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Tomosynthesis Effective in Diagnosing Knee Osteoarthritis
Osteoarthritis is characterised by
a degeneration of cartilage and
the underlying bone; © SXC
A recent study done by researchers at Boston University School of Medicine (BUSM) shows that tomosynthesis may be more beneficial in diagnosing knee osteoarthritis than X-ray imaging.
In the study tomosynthesis detected more osteophytes (abnormal bony spurs) and subchondral cysts (small collection of fluid within the bone) in the knee joint than conventional X-ray imaging.
Osteoarthritis, the most common form of arthritis, is characterised by a degeneration of cartilage and the underlying bone and other soft tissues in the joints, leading to pain and stiffness. According to the Centres for Disease Control and Prevention, osteoarthritis is the leading cause of disability in the United States, affecting approximately 26.9 million Americans.
Osteoarthritis can be diagnosed clinically, from symptoms and physical examinations, or by taking and evaluating images. While X-ray imaging has commonly been used to diagnose the disease, recent research has shown that it is less accurate than Magnetic Resonance Imaging (MRI). However, while MRI provides higher-quality images, it is much more expensive than X-rays and cannot be routinely used in daily clinical practice. CT scan is another imaging technique that can provide detailed images of the joint, but it exposes patients to higher doses of radiation than X-rays.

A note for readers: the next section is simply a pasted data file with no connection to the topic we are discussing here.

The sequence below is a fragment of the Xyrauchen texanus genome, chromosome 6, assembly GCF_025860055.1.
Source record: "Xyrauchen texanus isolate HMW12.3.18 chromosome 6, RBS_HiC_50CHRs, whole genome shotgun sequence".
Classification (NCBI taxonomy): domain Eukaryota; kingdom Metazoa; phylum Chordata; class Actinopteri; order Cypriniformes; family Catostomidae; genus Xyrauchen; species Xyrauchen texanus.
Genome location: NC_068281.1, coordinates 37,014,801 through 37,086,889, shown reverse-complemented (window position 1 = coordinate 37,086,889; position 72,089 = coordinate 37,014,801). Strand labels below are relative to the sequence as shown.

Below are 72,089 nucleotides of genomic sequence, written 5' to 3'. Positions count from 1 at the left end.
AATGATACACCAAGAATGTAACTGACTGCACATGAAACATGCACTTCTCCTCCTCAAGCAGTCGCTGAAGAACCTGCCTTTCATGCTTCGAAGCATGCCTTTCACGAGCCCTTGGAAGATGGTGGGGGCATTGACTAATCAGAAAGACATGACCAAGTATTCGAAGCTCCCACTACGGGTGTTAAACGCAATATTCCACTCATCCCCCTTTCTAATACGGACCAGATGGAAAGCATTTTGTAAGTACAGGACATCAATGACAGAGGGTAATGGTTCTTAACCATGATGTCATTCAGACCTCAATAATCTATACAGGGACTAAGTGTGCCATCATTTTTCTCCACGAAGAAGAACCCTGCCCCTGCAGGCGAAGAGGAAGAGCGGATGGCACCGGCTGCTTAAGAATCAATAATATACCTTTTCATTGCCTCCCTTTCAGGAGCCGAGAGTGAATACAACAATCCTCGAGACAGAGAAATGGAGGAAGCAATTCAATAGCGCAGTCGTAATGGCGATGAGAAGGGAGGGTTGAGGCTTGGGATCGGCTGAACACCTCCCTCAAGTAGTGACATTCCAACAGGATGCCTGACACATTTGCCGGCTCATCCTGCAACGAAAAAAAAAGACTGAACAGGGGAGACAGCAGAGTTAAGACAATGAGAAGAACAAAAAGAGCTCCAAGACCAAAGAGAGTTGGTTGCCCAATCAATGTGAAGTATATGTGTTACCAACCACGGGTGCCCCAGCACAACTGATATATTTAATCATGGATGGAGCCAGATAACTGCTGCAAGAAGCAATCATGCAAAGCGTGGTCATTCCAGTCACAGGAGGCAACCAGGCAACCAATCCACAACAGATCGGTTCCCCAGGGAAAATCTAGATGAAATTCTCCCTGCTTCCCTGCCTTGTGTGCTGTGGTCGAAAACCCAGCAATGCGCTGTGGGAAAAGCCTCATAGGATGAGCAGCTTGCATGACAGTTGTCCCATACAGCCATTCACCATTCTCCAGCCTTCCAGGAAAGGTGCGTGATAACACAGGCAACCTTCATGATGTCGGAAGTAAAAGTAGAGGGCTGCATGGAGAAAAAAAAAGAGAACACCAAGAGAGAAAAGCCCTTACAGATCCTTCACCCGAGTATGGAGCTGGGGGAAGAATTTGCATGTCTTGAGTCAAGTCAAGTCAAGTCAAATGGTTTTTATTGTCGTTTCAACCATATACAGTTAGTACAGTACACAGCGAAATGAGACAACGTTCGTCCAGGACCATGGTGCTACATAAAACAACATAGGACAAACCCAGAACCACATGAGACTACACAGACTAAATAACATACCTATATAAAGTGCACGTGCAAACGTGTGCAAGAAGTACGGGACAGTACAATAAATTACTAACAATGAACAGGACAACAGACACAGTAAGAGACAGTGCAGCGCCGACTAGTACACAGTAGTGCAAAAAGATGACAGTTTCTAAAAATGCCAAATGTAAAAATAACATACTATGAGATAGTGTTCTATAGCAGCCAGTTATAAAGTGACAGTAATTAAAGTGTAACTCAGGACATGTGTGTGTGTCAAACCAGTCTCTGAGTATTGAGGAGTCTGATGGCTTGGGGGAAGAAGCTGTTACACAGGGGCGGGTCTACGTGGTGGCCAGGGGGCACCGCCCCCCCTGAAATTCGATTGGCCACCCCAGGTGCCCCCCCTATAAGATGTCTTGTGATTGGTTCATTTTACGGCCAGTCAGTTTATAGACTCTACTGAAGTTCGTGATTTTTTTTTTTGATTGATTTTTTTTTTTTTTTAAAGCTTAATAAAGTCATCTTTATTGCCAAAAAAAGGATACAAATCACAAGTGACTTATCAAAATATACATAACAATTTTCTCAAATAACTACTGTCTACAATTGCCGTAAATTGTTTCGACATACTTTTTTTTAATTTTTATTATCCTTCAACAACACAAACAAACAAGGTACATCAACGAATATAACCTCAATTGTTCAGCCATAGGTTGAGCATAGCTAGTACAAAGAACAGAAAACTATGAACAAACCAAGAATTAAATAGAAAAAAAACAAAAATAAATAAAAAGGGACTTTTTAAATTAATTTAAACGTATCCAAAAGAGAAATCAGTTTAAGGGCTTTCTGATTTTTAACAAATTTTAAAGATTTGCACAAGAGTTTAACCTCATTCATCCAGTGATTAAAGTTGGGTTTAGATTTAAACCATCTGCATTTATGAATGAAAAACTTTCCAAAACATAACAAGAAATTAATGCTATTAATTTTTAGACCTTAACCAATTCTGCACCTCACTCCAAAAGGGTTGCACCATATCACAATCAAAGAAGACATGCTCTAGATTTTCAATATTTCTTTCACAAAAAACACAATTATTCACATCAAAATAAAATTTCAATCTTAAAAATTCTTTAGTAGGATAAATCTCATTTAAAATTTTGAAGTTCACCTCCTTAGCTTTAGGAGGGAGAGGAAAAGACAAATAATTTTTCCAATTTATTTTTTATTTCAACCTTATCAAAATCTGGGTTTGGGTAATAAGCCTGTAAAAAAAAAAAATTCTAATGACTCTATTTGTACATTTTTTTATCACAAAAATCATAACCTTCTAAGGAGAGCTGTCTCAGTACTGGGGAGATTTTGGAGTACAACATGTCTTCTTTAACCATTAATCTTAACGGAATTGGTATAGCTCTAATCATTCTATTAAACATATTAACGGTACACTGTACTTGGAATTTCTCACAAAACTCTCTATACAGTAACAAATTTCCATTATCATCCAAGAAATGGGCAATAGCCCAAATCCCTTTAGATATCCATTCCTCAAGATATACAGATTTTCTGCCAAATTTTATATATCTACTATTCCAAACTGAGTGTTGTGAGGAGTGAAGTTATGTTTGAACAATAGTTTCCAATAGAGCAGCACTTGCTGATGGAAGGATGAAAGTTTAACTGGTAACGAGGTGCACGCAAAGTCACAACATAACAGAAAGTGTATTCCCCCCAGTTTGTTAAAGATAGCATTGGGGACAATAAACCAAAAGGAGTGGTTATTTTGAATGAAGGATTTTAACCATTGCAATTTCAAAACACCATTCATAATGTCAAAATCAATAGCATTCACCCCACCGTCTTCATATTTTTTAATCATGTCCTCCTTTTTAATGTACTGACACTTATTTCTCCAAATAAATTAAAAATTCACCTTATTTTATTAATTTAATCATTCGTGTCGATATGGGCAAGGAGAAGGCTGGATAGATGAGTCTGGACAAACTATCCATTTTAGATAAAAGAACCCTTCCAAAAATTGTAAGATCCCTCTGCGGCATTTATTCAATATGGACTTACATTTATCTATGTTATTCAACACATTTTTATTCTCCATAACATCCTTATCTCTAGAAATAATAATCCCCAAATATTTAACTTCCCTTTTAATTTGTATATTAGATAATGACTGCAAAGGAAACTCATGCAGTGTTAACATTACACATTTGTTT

"Despite the known limitation of X-ray imaging, it is widely used to diagnosis knee osteoarthritis, both in terms of daily clinical practice and also for clinical research studies," said Daichi Hayashi, research instructor.
The team examined 40 participants (80 knees), all over the age of 40, who were recruited irrespective of knee pain or an X-ray diagnosis of osteoarthritis. The knees were imaged using X-ray, tomosynthesis and MRI. The presence of osteophytes and subchondral cysts were recorded, and knee pain was assessed for each participant based on a questionnaire.
"This study shows that the images obtained through tomosynthesis are significantly better than those from X-rays and could potentially be a better diagnostic tool for knee osteoarthritis in patients with knee pain," said Hayashi. "While tomosynthesis has not been widely used in imaging of bones and joints to date, the results of our study show that using tomosynthesis to detect knee osteoarthritis can be effective."
REHACARE.de; Source: Boston University School of Medicine (BUSM)
- More about the Boston University School of Medicine (BUSM) at: www.bmc.org
( Source: REHACARE.de )